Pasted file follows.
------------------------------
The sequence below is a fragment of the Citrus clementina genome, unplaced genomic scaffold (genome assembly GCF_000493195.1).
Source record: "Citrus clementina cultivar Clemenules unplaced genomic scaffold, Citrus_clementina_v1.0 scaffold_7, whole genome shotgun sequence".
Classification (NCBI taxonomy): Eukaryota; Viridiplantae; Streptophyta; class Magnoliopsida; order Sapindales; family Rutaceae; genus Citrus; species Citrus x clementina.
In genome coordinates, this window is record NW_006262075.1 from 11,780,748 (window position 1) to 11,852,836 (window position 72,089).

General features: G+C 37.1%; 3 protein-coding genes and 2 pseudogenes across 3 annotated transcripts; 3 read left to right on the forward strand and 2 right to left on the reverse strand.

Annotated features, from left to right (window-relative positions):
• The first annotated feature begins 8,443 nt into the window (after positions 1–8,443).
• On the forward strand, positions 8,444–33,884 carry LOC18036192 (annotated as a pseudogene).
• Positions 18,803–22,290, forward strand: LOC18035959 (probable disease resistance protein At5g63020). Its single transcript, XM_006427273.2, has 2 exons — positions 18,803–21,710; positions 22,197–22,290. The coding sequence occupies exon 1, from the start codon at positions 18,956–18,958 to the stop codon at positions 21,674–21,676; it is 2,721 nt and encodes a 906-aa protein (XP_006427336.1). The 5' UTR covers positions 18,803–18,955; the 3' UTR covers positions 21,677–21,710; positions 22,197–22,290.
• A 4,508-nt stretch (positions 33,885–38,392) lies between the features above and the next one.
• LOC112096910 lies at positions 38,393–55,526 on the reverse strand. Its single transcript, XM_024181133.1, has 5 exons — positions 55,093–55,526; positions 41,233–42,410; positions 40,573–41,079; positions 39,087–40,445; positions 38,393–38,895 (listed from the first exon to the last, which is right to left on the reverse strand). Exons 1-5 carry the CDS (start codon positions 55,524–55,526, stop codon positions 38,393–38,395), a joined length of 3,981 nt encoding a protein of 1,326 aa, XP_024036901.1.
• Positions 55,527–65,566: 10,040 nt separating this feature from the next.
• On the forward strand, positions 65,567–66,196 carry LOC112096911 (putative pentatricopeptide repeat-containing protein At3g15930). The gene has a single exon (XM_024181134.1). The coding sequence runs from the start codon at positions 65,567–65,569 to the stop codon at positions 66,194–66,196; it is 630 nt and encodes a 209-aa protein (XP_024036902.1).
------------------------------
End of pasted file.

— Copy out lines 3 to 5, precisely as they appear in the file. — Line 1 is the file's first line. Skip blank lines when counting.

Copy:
Classification (NCBI taxonomy): Eukaryota; Viridiplantae; Streptophyta; class Magnoliopsida; order Sapindales; family Rutaceae; genus Citrus; species Citrus x clementina.
In genome coordinates, this window is record NW_006262075.1 from 11,780,748 (window position 1) to 11,852,836 (window position 72,089).

General features: G+C 37.1%; 3 protein-coding genes and 2 pseudogenes across 3 annotated transcripts; 3 read left to right on the forward strand and 2 right to left on the reverse strand.